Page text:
Which takes us to an indelicate question: Why is a foreign 
     leader, a repository of a nation's secrets, communicating by 
     text messages and smartphone?
       The most junior Foreign Service officer or government civil 
     servant entrusted with sensitive information assumes that e-
     mails and cellphones are susceptible to eavesdropping. What 
     makes a head of state behave as if he or she is immune from 
       Which brings up another tactless question: Why haven't the 
     security services of those foreign leaders developed 
     countermeasures to prevent successful spying on personal 
       The danger here isn't simply that the NSA may have 
     overstepped its bounds with respect to U.S. allies. The 
     intelligence services of the foes of Germany, France, Spain, 
     Brazil and the like may have the capacity to listen in on 
     high-level conversations.
       The naivete of outraged foreign leaders and their 
     vulnerability to spying are nearly--but not totally--as 
     surprising as the scale of NSA snooping.
       The NSA revelations, meanwhile, should not draw attention 
     away from the revelations' primary source: Edward Joseph 
       How in the world is it possible that a high school dropout 
     with a GED, a community college student who didn't graduate, 
     a failed Army recruit and security guard can catapult himself 
     into a CIA information technology job, an overseas posting 
     and subsequently a $200,000-a-year job with a company 
     contracted to do NSA work in Hawaii, where he was able to 
     gain access to the crown jewels of America's secrets?
       Whistleblower, traitor, patriot: Debate the labels all you 
     want. The government has charged him with espionage. Take it 
     up with Attorney General Eric Holder.
       I want to know how Snowden got his hands on so much of the 
     nation's most sensitive intelligence and was able to flee the 
     country, all within three months.
       Damage? Done by the U.S. government to itself.

                                                      U.S. Senate,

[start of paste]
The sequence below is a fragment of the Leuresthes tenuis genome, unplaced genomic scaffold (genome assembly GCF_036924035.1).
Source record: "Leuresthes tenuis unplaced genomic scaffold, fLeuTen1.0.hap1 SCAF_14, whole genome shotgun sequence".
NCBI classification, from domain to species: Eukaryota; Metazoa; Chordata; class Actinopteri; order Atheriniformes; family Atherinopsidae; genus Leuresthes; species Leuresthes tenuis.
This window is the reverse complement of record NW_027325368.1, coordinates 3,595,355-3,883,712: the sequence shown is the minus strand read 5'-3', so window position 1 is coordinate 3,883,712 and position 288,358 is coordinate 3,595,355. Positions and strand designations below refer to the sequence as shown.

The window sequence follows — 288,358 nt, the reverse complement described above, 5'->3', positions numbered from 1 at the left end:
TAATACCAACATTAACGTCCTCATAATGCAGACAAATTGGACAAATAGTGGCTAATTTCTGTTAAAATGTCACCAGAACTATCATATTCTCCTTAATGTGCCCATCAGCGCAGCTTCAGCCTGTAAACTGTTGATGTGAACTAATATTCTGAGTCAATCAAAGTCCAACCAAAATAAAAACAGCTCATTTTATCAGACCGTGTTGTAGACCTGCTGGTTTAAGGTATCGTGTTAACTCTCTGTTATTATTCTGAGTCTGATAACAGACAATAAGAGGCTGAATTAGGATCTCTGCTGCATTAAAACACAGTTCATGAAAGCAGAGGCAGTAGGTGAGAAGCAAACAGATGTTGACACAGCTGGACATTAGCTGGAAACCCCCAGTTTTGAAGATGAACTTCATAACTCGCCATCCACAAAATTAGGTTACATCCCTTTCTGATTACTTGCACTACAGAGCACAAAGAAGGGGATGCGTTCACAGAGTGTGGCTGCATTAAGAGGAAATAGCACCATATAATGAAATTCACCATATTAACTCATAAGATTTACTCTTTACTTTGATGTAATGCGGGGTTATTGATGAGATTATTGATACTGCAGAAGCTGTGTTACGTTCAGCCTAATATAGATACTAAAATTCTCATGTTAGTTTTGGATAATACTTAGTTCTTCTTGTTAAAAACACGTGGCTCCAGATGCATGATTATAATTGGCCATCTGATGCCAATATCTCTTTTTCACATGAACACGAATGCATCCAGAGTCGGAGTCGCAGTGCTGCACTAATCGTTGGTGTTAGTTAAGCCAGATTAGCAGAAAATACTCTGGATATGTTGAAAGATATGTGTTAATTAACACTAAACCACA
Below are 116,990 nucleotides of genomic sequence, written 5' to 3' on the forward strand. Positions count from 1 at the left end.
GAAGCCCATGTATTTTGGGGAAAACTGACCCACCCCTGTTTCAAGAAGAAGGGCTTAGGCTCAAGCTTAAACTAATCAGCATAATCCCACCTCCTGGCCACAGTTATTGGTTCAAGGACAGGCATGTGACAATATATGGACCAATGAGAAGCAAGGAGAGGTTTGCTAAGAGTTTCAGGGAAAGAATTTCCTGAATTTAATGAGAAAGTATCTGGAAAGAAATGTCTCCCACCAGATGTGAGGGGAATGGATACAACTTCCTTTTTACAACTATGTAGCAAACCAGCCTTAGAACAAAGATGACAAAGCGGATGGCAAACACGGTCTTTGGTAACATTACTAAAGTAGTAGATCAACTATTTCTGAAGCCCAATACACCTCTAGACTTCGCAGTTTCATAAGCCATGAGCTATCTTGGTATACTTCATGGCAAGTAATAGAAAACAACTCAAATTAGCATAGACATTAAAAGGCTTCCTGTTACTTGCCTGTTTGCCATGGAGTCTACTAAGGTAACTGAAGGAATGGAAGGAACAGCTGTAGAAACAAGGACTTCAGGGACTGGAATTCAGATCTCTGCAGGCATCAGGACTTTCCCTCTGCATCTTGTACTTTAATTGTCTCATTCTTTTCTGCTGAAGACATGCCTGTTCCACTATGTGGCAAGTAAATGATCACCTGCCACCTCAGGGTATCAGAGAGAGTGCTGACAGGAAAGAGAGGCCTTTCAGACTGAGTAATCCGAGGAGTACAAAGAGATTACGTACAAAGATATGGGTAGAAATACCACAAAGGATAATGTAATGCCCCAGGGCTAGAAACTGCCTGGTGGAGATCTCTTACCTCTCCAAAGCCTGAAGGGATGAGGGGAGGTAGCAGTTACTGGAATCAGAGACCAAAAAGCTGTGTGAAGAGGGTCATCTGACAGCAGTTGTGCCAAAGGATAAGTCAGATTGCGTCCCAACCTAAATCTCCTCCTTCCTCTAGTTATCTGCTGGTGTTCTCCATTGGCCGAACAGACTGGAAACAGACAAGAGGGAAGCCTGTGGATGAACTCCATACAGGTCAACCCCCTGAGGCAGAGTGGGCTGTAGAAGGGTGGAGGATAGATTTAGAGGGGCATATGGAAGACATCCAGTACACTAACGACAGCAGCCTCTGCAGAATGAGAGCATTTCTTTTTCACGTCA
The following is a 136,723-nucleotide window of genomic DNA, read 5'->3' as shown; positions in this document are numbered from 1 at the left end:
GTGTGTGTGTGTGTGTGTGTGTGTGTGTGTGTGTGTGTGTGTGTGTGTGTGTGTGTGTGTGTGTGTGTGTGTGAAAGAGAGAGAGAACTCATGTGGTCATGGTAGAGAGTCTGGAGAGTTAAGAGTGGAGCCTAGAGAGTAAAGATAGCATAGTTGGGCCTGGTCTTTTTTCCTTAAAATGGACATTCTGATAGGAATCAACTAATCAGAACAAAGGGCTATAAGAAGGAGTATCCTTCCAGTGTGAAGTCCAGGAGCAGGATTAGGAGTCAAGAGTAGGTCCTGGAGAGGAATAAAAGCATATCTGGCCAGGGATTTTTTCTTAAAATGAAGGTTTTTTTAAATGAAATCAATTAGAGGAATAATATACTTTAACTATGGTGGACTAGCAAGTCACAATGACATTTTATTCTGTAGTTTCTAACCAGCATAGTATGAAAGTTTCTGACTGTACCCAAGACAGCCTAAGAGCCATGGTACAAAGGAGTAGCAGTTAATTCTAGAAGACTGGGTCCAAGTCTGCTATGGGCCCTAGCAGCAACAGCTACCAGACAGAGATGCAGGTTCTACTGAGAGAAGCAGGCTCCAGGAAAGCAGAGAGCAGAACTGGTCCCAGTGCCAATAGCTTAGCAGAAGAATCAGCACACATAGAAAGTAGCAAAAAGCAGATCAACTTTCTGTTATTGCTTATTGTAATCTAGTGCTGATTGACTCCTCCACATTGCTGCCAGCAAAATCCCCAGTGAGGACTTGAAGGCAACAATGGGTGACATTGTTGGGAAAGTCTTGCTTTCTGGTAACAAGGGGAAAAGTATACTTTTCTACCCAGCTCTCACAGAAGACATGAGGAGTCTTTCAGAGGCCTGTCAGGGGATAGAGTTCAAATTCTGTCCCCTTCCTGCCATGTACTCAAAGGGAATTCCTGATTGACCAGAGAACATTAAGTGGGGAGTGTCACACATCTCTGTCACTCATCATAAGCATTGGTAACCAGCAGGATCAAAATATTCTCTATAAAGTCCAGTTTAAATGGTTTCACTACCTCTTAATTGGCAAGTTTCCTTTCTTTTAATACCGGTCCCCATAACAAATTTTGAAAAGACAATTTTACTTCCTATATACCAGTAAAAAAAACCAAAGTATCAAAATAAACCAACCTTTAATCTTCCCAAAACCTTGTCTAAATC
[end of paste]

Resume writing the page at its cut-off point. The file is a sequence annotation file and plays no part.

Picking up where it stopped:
Committee on the Judiciary,

                               Washington, DC, September 23, 2013.
     Hon. I. Charles McCullough III,
     Inspector General of the Intelligence Community, Office of 
         the Director of National Intelligence, Washington, DC.
       Dear Inspector General McCullough: Recent disclosures about 
     classified government surveillance activities have generated 
     significant public discussion about the breadth of these 
     programs, many of which are conducted pursuant to the Foreign 
     Intelligence Surveillance Act (FISA), and the need for 
     appropriate oversight and checks and balances.
       In particular, concerns have arisen about activities 
     conducted under Section 215 of the USA PATRIOT Act and 
     Section 702 of FISA, which was enacted as part of the FISA 
     Amendments Act of 2008. Recently declassified documents 
     appear to reveal numerous violations of law and policy in the 
     implementation of these authorities, including what the FISA 
     Court characterized as three ``substantial 
     misrepresentation[s]'' to the Court. These declassified 
     documents also demonstrate that the implementation of these 
     authorities involves several components of the Intelligence 
     Community (IC), including the National Security Agency, 
     Department of Justice, Federal Bureau of Investigation, 
     Central Intelligence Agency, and the Office of the Director 
     of National Intelligence, among others.
       We urge you to conduct comprehensive reviews of these 
     authorities and provide a full accounting of how these 
     authorities are being implemented across the Intelligence 
     Community. The IC Inspector General was created in 2010 for 
     this very purpose. Comprehensive and independent reviews by 
     your office of the implementation of Sections 215 and 702